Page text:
Shouldn't this be tea?
A false myth made permanent in steel and concrete? Bad idea. A quilt theme for the public art. An excellent idea. Any thoughts?
I'd go to the book of Tennessee quilt history---The Quilts of Tennessee: Images of Domestic Life Prior to 1930, published in 1986 by Bets Ramsey and Merikay Waldvogel. They mention several regional Tennessee patterns and I can think of more they've found since they conducted their original research in the 1980s.
You may think of this as a New York Beauty
but the association with New York was a 1930s marketing idea.
It's actually a regional Southern design,
popularly known in Tennessee as
Crown of Thorns or Rocky Mountain.
Read more about Tennessee quilt history by clicking here:
An unusual pattern found in Tennessee and Texas
See the story about the Nashville art project here: http://nashvillecitypaper.com/content/city-news/metro-quilt-art-draws-national-scrutiny-historical-inaccuracy
Betsy Ross Danish Butterhorns.
I'd eat them with Philadelphia cream cheese.
George Washington Bridge is a NY bridge. Ben Franklin is the 3rd bridge. Also, down river is the Commodore Barry Bridge to Chester, PA and the Delaware Memorial Bridge to DE. Judi in NJReplyDelete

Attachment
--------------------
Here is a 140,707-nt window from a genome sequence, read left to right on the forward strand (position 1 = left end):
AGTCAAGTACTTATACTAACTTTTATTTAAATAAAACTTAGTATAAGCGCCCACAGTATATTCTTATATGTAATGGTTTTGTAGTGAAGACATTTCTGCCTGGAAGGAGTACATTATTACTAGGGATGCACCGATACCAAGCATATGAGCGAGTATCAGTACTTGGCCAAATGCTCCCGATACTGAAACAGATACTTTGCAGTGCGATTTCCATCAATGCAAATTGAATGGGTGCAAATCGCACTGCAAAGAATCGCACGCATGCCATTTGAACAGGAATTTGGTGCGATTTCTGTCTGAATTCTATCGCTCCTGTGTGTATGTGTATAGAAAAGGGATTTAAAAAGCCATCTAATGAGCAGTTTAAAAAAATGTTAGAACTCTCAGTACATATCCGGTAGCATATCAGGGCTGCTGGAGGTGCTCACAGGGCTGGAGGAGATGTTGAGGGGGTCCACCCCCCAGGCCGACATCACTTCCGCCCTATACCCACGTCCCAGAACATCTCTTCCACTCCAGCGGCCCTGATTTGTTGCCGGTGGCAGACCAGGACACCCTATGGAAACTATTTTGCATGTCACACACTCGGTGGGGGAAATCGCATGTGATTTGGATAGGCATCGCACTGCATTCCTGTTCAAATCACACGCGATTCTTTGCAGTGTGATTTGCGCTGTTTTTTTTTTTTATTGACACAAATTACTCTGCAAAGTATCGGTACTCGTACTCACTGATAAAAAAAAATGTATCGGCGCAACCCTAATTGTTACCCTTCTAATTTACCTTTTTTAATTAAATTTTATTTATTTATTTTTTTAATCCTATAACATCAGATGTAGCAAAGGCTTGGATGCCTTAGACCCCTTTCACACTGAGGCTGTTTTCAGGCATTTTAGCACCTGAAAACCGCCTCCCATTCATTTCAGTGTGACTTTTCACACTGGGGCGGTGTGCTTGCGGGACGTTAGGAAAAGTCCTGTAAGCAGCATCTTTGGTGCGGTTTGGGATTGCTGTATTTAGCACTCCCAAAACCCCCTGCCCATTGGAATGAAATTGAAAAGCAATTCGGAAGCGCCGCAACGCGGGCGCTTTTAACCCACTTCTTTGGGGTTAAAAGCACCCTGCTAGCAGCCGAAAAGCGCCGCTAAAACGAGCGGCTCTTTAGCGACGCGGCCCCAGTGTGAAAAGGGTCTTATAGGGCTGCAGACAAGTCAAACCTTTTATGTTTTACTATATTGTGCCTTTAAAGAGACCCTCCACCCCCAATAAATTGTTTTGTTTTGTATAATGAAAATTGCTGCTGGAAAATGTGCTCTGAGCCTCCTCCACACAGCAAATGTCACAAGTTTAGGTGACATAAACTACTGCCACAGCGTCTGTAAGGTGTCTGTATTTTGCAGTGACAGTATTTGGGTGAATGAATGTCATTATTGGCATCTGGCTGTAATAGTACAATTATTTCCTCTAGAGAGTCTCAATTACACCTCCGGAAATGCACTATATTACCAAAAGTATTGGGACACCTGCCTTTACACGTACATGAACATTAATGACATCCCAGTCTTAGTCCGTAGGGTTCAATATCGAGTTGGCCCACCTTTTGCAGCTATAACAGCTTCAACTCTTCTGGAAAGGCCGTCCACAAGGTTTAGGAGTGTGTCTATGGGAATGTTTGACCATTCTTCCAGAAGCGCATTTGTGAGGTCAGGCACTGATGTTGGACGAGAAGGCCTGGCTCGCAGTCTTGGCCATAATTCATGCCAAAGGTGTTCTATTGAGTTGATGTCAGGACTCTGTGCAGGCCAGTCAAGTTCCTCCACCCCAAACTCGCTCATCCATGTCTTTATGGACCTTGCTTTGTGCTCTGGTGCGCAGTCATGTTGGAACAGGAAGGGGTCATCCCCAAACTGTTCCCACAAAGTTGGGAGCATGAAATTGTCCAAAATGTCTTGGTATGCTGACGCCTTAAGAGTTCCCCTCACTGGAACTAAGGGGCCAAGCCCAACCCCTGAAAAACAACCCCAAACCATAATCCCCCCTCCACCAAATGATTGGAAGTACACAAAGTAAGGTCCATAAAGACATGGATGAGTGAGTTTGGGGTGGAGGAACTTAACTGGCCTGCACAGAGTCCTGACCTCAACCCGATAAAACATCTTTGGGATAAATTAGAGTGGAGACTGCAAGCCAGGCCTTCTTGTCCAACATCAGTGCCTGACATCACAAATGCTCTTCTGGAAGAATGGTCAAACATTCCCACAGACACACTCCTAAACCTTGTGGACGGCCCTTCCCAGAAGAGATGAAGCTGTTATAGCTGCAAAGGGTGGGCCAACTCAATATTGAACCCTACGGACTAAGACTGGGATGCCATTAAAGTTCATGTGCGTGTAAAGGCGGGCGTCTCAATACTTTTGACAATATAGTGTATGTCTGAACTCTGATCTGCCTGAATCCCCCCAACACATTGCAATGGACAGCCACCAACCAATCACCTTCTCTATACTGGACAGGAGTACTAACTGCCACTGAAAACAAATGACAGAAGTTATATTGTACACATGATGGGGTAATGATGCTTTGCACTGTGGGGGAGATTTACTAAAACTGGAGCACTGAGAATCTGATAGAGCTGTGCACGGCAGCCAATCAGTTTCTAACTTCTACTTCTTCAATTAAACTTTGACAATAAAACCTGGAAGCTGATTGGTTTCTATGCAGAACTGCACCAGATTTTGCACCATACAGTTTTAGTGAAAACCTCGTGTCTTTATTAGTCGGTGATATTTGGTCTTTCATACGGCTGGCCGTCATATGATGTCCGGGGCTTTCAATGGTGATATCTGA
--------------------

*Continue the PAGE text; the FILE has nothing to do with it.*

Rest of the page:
An excellent book was published recently about Betsy Ross, Betsy Ross and the Making of America by Marla R. Miller. It's written by a historian who specializes in women's work.ReplyDelete
The Underground Railroad quilt idea is quite romantic. We like to think that there were many who helped runaway slaves, but they were not very many. Society has changed and our abhorrence of slavery has led us to want to believe that a steady stream of slaves escaped. Escaping was a very scary and dangerous thing to try and I give credit to all those who tried whether the did escape or failed.ReplyDelete
History is often given romantic tales to create icons or myths that embody our ideals. The Underground Railroad Quilt story is one of those. It is a great story, but a tale created by the imagination of the author.
The Tacony-Palmyra bridge was left off the list too. And the Burlington Bristol bridge. ;-)ReplyDelete
Not believing the stories of the UGRR sort of takes the air out of my balloon. I know the stories are not true but it makes good fiction.ReplyDelete
We're not alone in all this- Leibniz Cakes have been a big industry in Hannover, Germany since the late 19th century...they are good cookies. Of course, Gotfried Wilhelm Leibniz-philosopher and general genius-lived in Hannover in the 17th/18th centuries.ReplyDelete